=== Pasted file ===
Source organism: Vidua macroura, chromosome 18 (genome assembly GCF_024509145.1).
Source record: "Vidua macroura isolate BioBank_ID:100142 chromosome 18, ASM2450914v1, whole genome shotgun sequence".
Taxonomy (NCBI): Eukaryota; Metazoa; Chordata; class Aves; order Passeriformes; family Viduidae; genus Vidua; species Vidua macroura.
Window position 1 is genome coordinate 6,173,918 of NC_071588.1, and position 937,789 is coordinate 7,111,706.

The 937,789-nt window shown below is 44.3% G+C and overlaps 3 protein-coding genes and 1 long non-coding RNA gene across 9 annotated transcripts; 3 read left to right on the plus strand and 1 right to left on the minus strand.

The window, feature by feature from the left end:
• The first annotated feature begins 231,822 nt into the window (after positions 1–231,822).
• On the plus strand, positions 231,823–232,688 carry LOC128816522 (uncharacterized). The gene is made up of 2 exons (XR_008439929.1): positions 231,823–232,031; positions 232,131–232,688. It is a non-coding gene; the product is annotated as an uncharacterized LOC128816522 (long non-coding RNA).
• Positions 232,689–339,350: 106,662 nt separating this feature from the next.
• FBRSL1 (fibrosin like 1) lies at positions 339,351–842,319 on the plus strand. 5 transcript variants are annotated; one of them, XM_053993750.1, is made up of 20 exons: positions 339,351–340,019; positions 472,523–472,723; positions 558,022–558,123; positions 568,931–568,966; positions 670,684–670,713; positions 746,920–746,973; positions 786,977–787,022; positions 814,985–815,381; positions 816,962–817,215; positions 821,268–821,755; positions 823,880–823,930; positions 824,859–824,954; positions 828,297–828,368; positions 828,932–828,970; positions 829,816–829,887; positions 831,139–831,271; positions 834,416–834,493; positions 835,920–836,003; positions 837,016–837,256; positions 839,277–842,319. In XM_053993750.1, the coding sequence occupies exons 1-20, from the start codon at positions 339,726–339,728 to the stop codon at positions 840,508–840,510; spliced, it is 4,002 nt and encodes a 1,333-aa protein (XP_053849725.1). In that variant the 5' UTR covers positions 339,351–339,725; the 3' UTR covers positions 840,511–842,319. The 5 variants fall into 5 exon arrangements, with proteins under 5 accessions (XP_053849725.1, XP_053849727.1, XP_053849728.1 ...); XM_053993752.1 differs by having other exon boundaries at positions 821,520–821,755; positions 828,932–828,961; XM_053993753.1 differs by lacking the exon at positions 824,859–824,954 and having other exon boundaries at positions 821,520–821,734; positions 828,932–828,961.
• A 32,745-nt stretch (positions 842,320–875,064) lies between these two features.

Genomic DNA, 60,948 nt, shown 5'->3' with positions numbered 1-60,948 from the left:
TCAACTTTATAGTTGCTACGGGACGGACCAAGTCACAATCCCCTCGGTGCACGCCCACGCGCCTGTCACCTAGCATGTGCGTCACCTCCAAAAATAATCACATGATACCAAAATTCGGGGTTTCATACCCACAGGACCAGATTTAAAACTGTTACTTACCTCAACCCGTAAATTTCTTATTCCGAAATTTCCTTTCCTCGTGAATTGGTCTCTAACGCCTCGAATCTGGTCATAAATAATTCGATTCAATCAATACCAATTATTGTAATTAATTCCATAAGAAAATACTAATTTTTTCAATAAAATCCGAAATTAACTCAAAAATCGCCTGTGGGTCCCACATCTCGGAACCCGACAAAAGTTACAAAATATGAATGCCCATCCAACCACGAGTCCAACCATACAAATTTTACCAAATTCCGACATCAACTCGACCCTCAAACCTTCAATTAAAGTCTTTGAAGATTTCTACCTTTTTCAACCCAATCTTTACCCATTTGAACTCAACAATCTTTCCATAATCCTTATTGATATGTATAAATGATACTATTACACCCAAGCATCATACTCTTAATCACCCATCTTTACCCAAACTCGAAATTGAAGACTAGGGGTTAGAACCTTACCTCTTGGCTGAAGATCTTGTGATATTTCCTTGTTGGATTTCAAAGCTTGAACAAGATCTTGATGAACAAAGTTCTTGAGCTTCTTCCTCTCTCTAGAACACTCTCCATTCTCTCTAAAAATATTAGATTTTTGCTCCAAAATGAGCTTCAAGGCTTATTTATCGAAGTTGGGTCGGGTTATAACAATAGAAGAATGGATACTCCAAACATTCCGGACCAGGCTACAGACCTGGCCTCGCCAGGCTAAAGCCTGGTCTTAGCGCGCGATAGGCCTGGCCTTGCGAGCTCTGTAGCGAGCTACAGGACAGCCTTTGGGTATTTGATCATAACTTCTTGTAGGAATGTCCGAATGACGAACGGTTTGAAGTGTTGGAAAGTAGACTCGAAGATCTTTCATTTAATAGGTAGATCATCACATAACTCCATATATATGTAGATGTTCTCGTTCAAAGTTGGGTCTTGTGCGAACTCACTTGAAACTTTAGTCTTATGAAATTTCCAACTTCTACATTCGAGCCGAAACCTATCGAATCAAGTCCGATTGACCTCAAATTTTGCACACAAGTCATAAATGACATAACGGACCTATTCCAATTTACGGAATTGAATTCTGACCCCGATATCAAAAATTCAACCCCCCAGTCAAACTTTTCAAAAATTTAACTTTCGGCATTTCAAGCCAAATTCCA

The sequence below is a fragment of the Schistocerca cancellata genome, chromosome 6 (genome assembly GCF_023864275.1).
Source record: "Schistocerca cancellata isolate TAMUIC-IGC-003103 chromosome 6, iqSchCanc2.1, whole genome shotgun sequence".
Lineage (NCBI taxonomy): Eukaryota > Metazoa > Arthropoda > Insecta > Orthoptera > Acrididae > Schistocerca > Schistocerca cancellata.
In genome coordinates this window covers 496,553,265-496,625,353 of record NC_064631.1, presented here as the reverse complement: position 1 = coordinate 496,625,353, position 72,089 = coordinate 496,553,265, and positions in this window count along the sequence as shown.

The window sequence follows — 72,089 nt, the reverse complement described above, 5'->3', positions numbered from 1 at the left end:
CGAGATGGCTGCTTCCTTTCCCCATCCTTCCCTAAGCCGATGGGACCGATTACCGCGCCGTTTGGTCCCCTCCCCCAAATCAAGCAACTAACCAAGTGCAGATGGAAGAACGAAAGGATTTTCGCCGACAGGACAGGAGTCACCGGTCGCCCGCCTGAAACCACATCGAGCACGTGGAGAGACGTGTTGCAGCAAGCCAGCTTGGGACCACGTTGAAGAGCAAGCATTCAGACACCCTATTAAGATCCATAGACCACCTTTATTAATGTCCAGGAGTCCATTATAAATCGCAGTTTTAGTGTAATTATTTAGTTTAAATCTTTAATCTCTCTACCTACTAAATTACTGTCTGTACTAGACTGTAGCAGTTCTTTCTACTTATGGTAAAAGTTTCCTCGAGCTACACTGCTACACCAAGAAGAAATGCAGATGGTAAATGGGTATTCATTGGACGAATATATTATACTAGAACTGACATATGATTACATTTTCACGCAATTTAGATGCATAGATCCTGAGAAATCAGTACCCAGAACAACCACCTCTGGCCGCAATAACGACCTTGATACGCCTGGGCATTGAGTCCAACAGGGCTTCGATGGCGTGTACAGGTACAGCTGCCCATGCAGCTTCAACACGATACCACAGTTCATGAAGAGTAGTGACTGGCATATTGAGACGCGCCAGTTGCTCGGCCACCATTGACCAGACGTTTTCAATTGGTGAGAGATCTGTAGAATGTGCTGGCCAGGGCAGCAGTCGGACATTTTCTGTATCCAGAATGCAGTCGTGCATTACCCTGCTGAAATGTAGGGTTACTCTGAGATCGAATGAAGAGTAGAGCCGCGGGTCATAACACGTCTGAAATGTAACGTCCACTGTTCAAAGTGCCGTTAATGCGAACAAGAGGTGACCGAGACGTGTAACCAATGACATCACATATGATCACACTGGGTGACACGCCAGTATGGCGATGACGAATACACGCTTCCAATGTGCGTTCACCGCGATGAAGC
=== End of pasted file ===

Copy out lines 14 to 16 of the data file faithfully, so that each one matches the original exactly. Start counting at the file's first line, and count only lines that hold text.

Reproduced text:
The sequence below is a fragment of the Schistocerca cancellata genome, chromosome 6 (genome assembly GCF_023864275.1).
Source record: "Schistocerca cancellata isolate TAMUIC-IGC-003103 chromosome 6, iqSchCanc2.1, whole genome shotgun sequence".
Lineage (NCBI taxonomy): Eukaryota > Metazoa > Arthropoda > Insecta > Orthoptera > Acrididae > Schistocerca > Schistocerca cancellata.